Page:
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SportsMonday: As The Seasons Turn

Local teams trump national events, at least for Chicago sports fans. When faced with a choice between watching Derrick Rose and the Bulls hosting the Pistons or whoever wasn't injured for the Hawks taking on Minnesota versus viewing the World Series on Saturday, baseball took the bronze. The brand new basketball season and the still young hockey campaign held more far more allure than the final gasps of the diamond death march.

The turning of the sports seasons was the best part of growing up a Chicago sports fan in the 70s. Not happy about a current season - and we were almost never happy about the baseball or football seasons during the first half-dozen years of this delightful decade - you at least knew the next campaign was right around the bend. This was especially important in the fall, as baseball season after baseball season wound down ingloriously and football season after football season started with virtually no hope for Super Bowl contention. The Bears and the Blackhawks, on the other hand, put great teams on floor and ice early in the 70s. They didn't win championships of course - let's not get too crazy - but they boasted a series of compelling teams.

On the other end of the spectrum, my family started with Bears season tickets early in the decade and the one specific memory I have of the first few years is of a couple fans parading down the aisle nearest the playing surface at Soldier Field with a big anti-Abe Gibron (the former offensive lineman who struggled through several seasons at the helm for the Bears) banner. Another fan grabbed the "Fire Gibron" sheet or whatever it was and crumpled it up, setting off a brawl that was far more entertaining than that day's game.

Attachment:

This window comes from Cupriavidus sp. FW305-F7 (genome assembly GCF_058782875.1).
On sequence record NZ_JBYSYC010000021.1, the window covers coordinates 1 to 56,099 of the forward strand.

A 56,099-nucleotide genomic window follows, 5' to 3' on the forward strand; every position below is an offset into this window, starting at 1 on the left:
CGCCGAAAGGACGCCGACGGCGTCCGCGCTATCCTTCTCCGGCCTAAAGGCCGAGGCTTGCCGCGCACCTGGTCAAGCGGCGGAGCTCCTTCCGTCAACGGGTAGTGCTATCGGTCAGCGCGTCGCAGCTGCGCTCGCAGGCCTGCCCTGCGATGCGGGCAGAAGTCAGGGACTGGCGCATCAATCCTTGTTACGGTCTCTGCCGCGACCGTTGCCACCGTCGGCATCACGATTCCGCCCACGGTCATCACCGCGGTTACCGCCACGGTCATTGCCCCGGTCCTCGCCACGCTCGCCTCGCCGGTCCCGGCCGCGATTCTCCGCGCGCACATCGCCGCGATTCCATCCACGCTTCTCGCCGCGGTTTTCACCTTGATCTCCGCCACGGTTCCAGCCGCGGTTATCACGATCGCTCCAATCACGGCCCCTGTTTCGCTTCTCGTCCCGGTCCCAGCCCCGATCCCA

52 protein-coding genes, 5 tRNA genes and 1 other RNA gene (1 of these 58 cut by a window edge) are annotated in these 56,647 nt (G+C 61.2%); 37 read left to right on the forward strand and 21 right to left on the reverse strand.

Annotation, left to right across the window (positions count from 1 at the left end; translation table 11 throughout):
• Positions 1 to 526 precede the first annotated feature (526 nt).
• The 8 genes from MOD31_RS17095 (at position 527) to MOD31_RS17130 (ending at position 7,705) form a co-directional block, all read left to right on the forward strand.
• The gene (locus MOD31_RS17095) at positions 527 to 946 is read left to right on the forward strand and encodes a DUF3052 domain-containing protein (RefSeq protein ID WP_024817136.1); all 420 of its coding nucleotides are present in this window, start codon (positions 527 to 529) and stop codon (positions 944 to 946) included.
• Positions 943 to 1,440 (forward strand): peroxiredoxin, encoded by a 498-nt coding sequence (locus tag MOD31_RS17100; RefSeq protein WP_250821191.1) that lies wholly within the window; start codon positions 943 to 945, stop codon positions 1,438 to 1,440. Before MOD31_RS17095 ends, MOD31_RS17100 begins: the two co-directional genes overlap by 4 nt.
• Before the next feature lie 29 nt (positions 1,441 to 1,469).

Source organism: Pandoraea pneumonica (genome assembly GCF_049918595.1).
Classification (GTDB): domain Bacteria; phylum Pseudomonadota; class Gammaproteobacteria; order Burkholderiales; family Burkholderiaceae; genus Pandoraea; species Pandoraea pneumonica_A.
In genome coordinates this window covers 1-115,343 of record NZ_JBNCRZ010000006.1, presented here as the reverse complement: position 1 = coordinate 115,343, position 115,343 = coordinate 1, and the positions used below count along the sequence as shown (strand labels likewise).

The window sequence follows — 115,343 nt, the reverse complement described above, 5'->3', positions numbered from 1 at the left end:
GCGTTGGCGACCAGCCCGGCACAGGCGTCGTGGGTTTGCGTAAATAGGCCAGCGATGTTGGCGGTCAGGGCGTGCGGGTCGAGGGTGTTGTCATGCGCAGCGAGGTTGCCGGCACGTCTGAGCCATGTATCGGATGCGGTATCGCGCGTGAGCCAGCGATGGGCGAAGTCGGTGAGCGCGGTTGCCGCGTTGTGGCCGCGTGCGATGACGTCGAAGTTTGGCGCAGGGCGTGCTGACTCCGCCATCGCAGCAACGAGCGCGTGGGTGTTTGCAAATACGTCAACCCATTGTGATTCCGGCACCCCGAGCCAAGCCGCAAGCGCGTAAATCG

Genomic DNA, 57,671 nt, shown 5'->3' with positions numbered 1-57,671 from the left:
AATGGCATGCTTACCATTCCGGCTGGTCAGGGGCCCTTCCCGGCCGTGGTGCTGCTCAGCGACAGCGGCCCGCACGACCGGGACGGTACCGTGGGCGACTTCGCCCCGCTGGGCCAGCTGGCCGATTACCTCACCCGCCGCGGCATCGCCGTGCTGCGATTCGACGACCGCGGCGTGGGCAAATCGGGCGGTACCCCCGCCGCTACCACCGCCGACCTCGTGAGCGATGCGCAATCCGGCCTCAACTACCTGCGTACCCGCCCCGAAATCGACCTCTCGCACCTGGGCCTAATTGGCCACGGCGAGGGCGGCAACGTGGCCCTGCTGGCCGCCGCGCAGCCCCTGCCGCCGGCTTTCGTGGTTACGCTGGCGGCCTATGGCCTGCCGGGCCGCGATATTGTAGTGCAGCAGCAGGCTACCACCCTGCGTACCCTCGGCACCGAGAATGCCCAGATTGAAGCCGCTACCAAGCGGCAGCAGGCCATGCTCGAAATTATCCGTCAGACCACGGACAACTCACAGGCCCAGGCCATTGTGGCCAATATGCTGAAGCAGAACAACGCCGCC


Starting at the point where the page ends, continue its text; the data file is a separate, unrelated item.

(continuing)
I actually have one more specific memory of seeing the Bears in person in the 70s, which actually occurred as era of late-60s-early 70s Bears futility finally approached. Indulge me here will you? After all there's no better time for a little Bears nostalgia than a bye week.

It was in 1977 that the 3-5 Bears hosted the Chiefs and fell behind 27-21 in the final 30 seconds, setting off a speedy exodus from the stands.

Soldier Field was at least three-quarters empty when the Bears got the ball back and Bob Avellini fired a pass to Robin Earl, who made a great run after the catch and got out of bounds with :10 on the clock just inside the Kansas City 40-yard-line. Next up was the best pass of Avellini's career, a 37-yard touchdown strike to tight end Greg Latta. Latta, running down the seam and right toward my dad and I in the corner of the south end zone, had to bend his head straight back to keep his eye on the ball as the pass came in straight over his head. He made the catch on the dead run and after Bob Thomas kicked the extra point, the Bears had a 28-27 win. The victory started the team on a six-game winning streak capped off by a shocking wild-card playoff berth.